They absolutely understand building value by developing people. Mona Eliassen, one of the women in my book, says that apart from having a market to serve, she thinks that culture is the most important part of business. This woman spent a huge amount of time and resources building a tremendous company culture that has weathered the recession and the technology bust.
For most men, their mental model of a company is a machine. For every woman I've worked with or interviewed, their mental model is a living organism. That has huge repercussions. It means attention to culture is mission-critical, not peripheral.
Also, sustainability is absolutely a goal and the way to make a company sustainable is to make it profitable. The other part about sustainability is that the best business leaders all ran their companies based on the understanding that the company was more valuable if it didn't need them. They are far from following the ego mode of leadership. These women saw the litmus test of success as how well the company can do without them.
And these women defy market truisms about small business. For example, that they can't afford health benefits or child care. They defy clichés and go much further in looking after people, their employees, customers, and the community than the average business does.
In your book you talk about women redefining power and the nature of success in the 21st century. How so?
For these women, power is about orchestration, being the conductor of the symphony, the person who doesn't make noise but pulls it all together. It is very different from the military model of leadership of issuing orders. Power in women-owned business comes from the ability to attract and inspire talent, not having the most talent yourself.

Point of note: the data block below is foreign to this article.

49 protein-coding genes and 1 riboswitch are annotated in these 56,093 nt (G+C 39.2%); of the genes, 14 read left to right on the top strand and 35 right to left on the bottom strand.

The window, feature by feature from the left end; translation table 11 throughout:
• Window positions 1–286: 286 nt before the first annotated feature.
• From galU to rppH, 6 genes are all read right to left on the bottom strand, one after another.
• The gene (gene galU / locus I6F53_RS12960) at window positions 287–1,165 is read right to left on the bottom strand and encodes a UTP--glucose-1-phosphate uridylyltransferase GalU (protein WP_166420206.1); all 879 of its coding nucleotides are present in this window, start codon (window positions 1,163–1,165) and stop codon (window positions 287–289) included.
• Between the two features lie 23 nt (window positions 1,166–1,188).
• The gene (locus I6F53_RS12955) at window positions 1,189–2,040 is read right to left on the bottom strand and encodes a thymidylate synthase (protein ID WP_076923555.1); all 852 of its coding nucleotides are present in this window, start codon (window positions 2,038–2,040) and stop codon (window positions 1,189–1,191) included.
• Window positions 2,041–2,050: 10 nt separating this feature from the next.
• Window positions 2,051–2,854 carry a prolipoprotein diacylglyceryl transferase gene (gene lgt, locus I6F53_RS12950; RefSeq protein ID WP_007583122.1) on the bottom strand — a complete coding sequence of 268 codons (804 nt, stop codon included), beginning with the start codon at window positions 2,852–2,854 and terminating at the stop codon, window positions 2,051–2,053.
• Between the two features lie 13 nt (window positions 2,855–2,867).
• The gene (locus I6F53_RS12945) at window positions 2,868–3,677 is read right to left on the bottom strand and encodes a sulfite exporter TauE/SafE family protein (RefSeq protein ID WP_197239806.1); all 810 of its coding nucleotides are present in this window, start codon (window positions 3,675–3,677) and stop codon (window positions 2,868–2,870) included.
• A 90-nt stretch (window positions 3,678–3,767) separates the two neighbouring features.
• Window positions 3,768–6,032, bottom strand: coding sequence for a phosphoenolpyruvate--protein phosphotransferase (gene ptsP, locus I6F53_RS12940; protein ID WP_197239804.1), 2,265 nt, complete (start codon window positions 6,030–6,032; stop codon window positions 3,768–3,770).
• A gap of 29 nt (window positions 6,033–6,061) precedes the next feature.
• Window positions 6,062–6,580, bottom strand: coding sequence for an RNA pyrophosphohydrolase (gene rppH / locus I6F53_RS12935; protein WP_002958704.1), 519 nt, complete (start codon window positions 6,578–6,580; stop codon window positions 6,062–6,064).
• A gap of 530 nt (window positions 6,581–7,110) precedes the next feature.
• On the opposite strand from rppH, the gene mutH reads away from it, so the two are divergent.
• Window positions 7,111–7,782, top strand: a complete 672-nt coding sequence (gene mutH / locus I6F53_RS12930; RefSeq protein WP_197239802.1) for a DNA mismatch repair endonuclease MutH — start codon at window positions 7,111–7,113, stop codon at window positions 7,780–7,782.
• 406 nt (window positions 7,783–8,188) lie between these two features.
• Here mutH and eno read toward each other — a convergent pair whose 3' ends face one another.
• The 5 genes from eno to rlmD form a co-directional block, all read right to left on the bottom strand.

Success for these companies is not to be able to sell after two years and make a killing, but making something last and making a contribution to society. These are highly profitable companies, but these are not companies that think there is a tradeoff between treating people well and doing well—they go hand in hand.
There seems to be a trend of successful women who have climbed the corporate ladder opting out to begin their own businesses (see BusinessWeek.com, 2/16/07, "Special Report: Women Entrepreneurs"). What is going on?
You are seeing women leaving corporations with tremendous expertise. And they are just fed up. You see many women entrepreneurs who had successful careers in corporations reach a point where they see that they are not going to get further, or they see that they are not able to work the way that they want to work. Rather than put up with it, they are demanding an alternative. They are finding a degree of freedom in entrepreneurship they can't find anywhere else.
Women business owners are frequently cited as one of the fastest growing segments in entrepreneurship. What do you think accounts for this shift in development?
Partly it's easier than ever to set up a company. We are also seeing women as the most educated percentage of the population. There are more qualified women than ever both in terms of education and work experience. And they are probably more confident now than they've ever been. They don't believe that the only way to get ahead is to work for a man.